This is interesting. Seems that a group of Sri Lankan credit card thieves collected the data off a bunch of UK chip-protected credit cards.
All new credit cards in the UK come embedded come with RFID chips that contain different pieces of user information, in order to access the account and withdraw cash the ATMs has to verify both the magnetic strip and the RFID tag. Without this double verification the ATM will confiscate the card, and possibly even notify the police.
They're not RFID chips, they're normal smart card chips that require physical contact -- but that's not the point.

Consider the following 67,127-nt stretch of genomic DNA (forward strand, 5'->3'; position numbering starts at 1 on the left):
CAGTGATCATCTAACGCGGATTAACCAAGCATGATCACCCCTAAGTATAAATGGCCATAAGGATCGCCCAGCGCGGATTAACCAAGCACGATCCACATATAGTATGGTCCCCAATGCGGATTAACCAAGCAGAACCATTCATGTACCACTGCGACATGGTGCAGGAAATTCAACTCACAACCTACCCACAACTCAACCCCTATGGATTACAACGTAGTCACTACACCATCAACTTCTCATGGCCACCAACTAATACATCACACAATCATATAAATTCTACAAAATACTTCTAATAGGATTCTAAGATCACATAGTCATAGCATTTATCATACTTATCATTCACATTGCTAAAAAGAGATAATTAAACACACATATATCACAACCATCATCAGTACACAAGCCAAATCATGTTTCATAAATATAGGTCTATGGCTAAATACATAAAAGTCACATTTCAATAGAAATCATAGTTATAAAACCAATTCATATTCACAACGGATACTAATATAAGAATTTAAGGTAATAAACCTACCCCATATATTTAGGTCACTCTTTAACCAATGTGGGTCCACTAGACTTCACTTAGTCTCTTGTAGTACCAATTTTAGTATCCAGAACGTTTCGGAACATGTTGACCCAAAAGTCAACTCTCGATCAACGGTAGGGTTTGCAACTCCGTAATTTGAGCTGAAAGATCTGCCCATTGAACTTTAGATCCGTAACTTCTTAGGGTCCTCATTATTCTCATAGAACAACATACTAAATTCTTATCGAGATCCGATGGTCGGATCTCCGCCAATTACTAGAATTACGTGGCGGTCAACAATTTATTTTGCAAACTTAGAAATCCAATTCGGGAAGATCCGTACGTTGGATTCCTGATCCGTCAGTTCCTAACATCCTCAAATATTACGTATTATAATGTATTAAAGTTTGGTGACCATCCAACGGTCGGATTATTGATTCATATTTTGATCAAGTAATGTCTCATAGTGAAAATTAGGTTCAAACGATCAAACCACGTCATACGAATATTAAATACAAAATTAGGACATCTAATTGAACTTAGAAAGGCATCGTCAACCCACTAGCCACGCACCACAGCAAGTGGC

They couldn't clone the chips, so they took the information off the magnetic stripe and made non-chip cards. These cards wouldn't work in the UK, of course, so the criminals flew down to India where the ATMs only verify the magnetic stripe.
Backwards compatibility is often incompatible with security. This is a good example, and demonstrates how criminals can make use of "technological arbitrage" to leverage compatibility.
EDITED TO ADD (8/9): Facts corrected above.
Posted on August 9, 2006 at 6:32 AM • 29 Comments